R Visualizations: Derive Meaning from Data focuses on one of the two major topics of data analytics: data visualization, a.k.a., computer graphics. In the book, major R systems for visualization are discussed, organized by topic and not by system. Anyone doing data analysis will be shown how to use R to generate any of the basic visualizations with the R visualization systems. Further, this book introduces the author’s lessR system, which always can accomplish a visualization with less coding than the use of other systems, sometimes dramatically so, and also provides accompanying statistical analyses. Key Features Presents thorough coverage of the leading R visualization system, ggplot2. Gives specific guidance on using base R graphics to attain visualizations of the same quality as those provided by ggplot2. Shows how to create a wide range of data visualizations: distributions of categorical and continuous variables, many types of scatterplots including with a third variable, time series, and maps. Inclusion of the various approaches to R graphics organized by topic instead of by system. Presents the recent work on interactive visualization in R. David W. Gerbing received his PhD from Michigan State University in 1979 in quantitative analysis, and currently is a professor of quantitative analysis in the School of Business at Portland State University. He has published extensively in the social and behavioral sciences with a focus on quantitative methods. His lessR package has been in development since 2009.

This third volume of the book series shows R-calculus is a Gentzen-typed deduction system which is non-monotonic, and is a concrete belief revision operator which is proved to satisfy the AGM postulates and the DP postulates. In this book, R-calculus is taken as Tableau-based/sequent-based/multisequent-based to preserve the satisfiability of the Theory/sequent/multisequent to revise, or sequent-based, to preserve the satisfiability of the sequent to revise. The R-calculi for Post and three-valued logic is given. This book offers a rich blend of theory and practice. It is suitable for students, researchers and practitioners in the field of logic.

This book provides a comprehensive introduction to performing meta-analysis using the statistical software R. It is intended for quantitative researchers and students in the medical and social sciences who wish to learn how to perform meta-analysis with R. As such, the book introduces the key concepts and models used in meta-analysis. It also includes chapters on the following advanced topics: publication bias and small study effects; missing data; multivariate meta-analysis, network meta-analysis; and meta-analysis of diagnostic studies.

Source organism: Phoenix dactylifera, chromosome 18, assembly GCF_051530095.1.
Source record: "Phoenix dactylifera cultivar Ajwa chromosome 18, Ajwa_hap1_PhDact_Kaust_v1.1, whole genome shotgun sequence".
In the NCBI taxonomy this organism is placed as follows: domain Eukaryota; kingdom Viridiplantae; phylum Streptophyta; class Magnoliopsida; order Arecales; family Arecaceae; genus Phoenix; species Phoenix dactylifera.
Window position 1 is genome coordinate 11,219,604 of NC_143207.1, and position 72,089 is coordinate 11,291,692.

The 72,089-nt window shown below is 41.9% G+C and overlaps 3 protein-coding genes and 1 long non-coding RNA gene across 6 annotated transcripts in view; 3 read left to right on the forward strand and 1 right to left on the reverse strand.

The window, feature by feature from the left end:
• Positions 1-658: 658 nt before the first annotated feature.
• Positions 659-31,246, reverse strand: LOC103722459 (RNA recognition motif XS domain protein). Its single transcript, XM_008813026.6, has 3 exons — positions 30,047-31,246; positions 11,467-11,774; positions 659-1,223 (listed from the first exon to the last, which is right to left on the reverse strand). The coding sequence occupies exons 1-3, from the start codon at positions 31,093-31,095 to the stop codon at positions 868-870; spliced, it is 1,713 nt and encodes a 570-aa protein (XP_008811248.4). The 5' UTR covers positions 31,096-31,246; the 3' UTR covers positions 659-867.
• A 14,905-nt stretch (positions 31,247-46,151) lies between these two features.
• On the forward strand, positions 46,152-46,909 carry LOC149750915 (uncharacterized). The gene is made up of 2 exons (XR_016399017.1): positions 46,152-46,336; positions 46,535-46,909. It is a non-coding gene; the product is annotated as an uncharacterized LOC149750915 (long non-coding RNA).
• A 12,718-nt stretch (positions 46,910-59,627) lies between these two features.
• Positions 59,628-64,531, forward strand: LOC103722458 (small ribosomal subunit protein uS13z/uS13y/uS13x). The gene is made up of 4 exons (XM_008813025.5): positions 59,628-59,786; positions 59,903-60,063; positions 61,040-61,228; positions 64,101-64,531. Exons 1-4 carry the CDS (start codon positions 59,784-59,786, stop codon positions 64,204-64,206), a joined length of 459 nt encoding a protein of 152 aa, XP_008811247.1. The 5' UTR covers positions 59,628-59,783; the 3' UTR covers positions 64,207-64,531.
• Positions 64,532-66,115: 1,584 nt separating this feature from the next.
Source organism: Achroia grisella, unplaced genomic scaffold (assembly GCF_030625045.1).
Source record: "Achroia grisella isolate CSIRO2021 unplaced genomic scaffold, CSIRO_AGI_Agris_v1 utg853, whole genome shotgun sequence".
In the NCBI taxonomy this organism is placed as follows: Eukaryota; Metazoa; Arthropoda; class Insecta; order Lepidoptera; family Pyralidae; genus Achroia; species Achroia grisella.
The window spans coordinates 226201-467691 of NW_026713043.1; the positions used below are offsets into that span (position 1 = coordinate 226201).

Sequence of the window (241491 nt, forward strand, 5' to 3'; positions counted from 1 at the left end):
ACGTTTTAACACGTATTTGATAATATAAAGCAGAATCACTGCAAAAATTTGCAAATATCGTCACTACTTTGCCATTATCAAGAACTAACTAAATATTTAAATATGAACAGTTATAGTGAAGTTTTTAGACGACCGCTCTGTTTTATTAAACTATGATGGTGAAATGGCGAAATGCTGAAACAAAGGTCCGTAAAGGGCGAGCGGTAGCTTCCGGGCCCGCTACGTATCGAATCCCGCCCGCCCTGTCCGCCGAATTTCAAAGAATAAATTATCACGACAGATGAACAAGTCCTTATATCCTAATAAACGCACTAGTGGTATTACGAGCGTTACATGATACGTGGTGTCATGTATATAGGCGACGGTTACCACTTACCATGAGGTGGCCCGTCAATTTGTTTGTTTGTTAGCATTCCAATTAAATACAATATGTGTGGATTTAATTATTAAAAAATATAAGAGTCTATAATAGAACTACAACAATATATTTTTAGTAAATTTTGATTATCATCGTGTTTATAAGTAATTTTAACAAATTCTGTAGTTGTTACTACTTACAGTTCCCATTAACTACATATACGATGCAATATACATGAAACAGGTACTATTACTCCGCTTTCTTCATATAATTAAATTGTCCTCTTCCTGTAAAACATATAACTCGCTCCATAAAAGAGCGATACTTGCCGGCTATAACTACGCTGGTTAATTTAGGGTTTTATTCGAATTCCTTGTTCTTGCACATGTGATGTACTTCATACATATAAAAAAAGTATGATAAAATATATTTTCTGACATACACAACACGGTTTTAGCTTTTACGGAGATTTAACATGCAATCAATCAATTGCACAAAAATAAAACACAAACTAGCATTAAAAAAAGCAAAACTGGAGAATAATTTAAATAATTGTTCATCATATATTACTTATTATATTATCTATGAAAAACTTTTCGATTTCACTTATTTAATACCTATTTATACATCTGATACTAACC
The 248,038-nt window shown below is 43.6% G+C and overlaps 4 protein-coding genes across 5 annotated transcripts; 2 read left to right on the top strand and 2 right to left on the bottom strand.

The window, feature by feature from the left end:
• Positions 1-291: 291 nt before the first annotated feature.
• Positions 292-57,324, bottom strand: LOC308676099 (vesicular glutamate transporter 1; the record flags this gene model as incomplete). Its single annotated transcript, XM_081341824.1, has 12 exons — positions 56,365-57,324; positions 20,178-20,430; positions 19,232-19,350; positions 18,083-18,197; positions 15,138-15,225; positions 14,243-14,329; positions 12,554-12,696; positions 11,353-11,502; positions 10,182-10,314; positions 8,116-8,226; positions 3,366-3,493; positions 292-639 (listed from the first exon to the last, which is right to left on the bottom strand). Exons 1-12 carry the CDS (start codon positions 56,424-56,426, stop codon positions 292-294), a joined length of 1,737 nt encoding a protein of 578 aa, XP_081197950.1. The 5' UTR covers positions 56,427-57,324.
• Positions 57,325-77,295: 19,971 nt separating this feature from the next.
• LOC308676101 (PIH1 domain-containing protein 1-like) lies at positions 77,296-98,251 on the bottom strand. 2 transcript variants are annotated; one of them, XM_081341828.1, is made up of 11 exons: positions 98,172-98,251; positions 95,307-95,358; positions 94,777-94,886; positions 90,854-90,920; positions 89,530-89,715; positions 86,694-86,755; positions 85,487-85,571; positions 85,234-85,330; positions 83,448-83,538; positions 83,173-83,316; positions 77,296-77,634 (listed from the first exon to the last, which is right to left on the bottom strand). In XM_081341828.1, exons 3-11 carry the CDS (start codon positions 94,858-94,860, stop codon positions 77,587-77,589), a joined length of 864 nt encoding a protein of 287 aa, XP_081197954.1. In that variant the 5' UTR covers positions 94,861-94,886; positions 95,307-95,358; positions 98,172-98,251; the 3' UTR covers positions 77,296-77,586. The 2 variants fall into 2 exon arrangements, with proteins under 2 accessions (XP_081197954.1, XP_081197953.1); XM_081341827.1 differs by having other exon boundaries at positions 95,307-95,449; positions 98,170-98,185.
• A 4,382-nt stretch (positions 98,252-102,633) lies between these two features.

The aim of this book is to unlock the power of the freeware R language to advanced university students and researchers dealing with whole-rock geochemistry of (meta-) igneous rocks. The first part covers data input/output, calculation of commonly used indexes and plotting in R. The core of the book then focusses on the presentation and practical implementations of modelling techniques used for fingerprinting processes such as partial melting, fractional crystallization, binary mixing or AFC using major-, trace-element and radiogenic isotope data. The reader will be given a firm theoretical basis for forward/reverse modelling, followed by exercises dealing with typical problems likely to be encountered in real life, and their solutions using R. The concluding sections demonstrate, using practical examples, how a researcher can proceed in developing a realistic model simulating natural systems. The appendices outline the fundamentals of the R language and provide a quick introduction to the open-source R-package GCDkit for interpretation of whole-rock geochemical data from igneous and metamorphic rocks.

The only how-to guide offering a unified, systemic approach to acquiring, cleaning, and managing data in R Every experienced practitioner knows that preparing data for modeling is a painstaking, time-consuming process. Adding to the difficulty is that most modelers learn the steps involved in cleaning and managing data piecemeal, often on the fly, or they develop their own ad hoc methods. This book helps simplify their task by providing a unified, systematic approach to acquiring, modeling, manipulating, cleaning, and maintaining data in R. Starting with the very basics, data scientists Samuel E. Buttrey and Lyn R. Whitaker walk readers through the entire process. From what data looks like and what it should look like, they progress through all the steps involved in getting data ready for modeling. They describe best practices for acquiring data from numerous sources; explore key issues in data handling, including text/regular expressions, big data, parallel processing, merging, matching, and checking for duplicates; and outline highly efficient and reliable techniques for documenting data and recordkeeping, including audit trails, getting data back out of R, and more. The only single-source guide to R data and its preparation, it describes best practices for acquiring, manipulating, cleaning, and maintaining data Begins with the basics and walks readers through all the steps necessary to get data ready for the modeling process Provides expert guidance on how to document the processes described so that they are reproducible Written by seasoned professionals, it provides both introductory and advanced techniques Features case studies with supporting data and R code, hosted on a companion website A Data Scientist's Guide to Acquiring, Cleaning and Managing Data in R is a valuable working resource/bench manual for practitioners who collect and analyze data, lab scientists and research associates of all levels of experience, and graduate-level data mining students.